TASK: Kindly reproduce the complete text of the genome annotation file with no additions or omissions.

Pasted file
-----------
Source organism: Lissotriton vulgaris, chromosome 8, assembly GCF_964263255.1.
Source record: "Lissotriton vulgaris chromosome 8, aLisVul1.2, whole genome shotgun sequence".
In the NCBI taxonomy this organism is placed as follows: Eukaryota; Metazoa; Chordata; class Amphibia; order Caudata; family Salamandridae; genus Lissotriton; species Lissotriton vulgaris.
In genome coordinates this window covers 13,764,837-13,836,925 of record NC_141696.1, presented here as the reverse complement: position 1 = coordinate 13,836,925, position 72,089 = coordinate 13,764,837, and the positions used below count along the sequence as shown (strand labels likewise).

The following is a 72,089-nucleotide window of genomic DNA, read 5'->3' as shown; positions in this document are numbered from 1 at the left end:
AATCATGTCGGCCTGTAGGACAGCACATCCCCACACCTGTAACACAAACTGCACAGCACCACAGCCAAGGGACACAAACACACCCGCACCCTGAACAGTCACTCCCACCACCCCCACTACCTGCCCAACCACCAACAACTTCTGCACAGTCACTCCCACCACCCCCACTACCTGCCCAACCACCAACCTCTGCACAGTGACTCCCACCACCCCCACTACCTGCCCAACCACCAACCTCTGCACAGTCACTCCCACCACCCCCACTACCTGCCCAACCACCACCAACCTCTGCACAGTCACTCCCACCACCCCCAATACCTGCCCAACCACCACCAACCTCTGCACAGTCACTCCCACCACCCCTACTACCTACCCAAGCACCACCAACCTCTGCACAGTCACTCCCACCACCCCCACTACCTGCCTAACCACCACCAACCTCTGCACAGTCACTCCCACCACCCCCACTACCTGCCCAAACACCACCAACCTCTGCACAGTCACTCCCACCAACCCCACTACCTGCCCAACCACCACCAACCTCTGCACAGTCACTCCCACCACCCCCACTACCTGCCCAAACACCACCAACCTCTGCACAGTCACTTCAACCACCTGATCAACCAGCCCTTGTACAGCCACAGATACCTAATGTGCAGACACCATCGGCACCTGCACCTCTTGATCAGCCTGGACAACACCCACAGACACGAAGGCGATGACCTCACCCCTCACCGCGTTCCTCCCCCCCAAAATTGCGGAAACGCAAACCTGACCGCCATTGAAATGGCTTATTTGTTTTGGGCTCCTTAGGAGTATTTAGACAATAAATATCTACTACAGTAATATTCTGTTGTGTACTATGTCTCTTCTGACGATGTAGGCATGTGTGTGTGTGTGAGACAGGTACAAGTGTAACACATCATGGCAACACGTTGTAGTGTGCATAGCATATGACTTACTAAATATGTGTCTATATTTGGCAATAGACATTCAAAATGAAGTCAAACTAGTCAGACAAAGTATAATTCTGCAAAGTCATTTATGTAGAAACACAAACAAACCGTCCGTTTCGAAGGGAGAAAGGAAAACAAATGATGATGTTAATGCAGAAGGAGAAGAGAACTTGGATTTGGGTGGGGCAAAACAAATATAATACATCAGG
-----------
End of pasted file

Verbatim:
Source organism: Lissotriton vulgaris, chromosome 8, assembly GCF_964263255.1.
Source record: "Lissotriton vulgaris chromosome 8, aLisVul1.2, whole genome shotgun sequence".
In the NCBI taxonomy this organism is placed as follows: Eukaryota; Metazoa; Chordata; class Amphibia; order Caudata; family Salamandridae; genus Lissotriton; species Lissotriton vulgaris.
In genome coordinates this window covers 13,764,837-13,836,925 of record NC_141696.1, presented here as the reverse complement: position 1 = coordinate 13,836,925, position 72,089 = coordinate 13,764,837, and the positions used below count along the sequence as shown (strand labels likewise).

The following is a 72,089-nucleotide window of genomic DNA, read 5'->3' as shown; positions in this document are numbered from 1 at the left end:
AATCATGTCGGCCTGTAGGACAGCACATCCCCACACCTGTAACACAAACTGCACAGCACCACAGCCAAGGGACACAAACACACCCGCACCCTGAACAGTCACTCCCACCACCCCCACTACCTGCCCAACCACCAACAACTTCTGCACAGTCACTCCCACCACCCCCACTACCTGCCCAACCACCAACCTCTGCACAGTGACTCCCACCACCCCCACTACCTGCCCAACCACCAACCTCTGCACAGTCACTCCCACCACCCCCACTACCTGCCCAACCACCACCAACCTCTGCACAGTCACTCCCACCACCCCCAATACCTGCCCAACCACCACCAACCTCTGCACAGTCACTCCCACCACCCCTACTACCTACCCAAGCACCACCAACCTCTGCACAGTCACTCCCACCACCCCCACTACCTGCCTAACCACCACCAACCTCTGCACAGTCACTCCCACCACCCCCACTACCTGCCCAAACACCACCAACCTCTGCACAGTCACTCCCACCAACCCCACTACCTGCCCAACCACCACCAACCTCTGCACAGTCACTCCCACCACCCCCACTACCTGCCCAAACACCACCAACCTCTGCACAGTCACTTCAACCACCTGATCAACCAGCCCTTGTACAGCCACAGATACCTAATGTGCAGACACCATCGGCACCTGCACCTCTTGATCAGCCTGGACAACACCCACAGACACGAAGGCGATGACCTCACCCCTCACCGCGTTCCTCCCCCCCAAAATTGCGGAAACGCAAACCTGACCGCCATTGAAATGGCTTATTTGTTTTGGGCTCCTTAGGAGTATTTAGACAATAAATATCTACTACAGTAATATTCTGTTGTGTACTATGTCTCTTCTGACGATGTAGGCATGTGTGTGTGTGTGAGACAGGTACAAGTGTAACACATCATGGCAACACGTTGTAGTGTGCATAGCATATGACTTACTAAATATGTGTCTATATTTGGCAATAGACATTCAAAATGAAGTCAAACTAGTCAGACAAAGTATAATTCTGCAAAGTCATTTATGTAGAAACACAAACAAACCGTCCGTTTCGAAGGGAGAAAGGAAAACAAATGATGATGTTAATGCAGAAGGAGAAGAGAACTTGGATTTGGGTGGGGCAAAACAAATATAATACATCAGG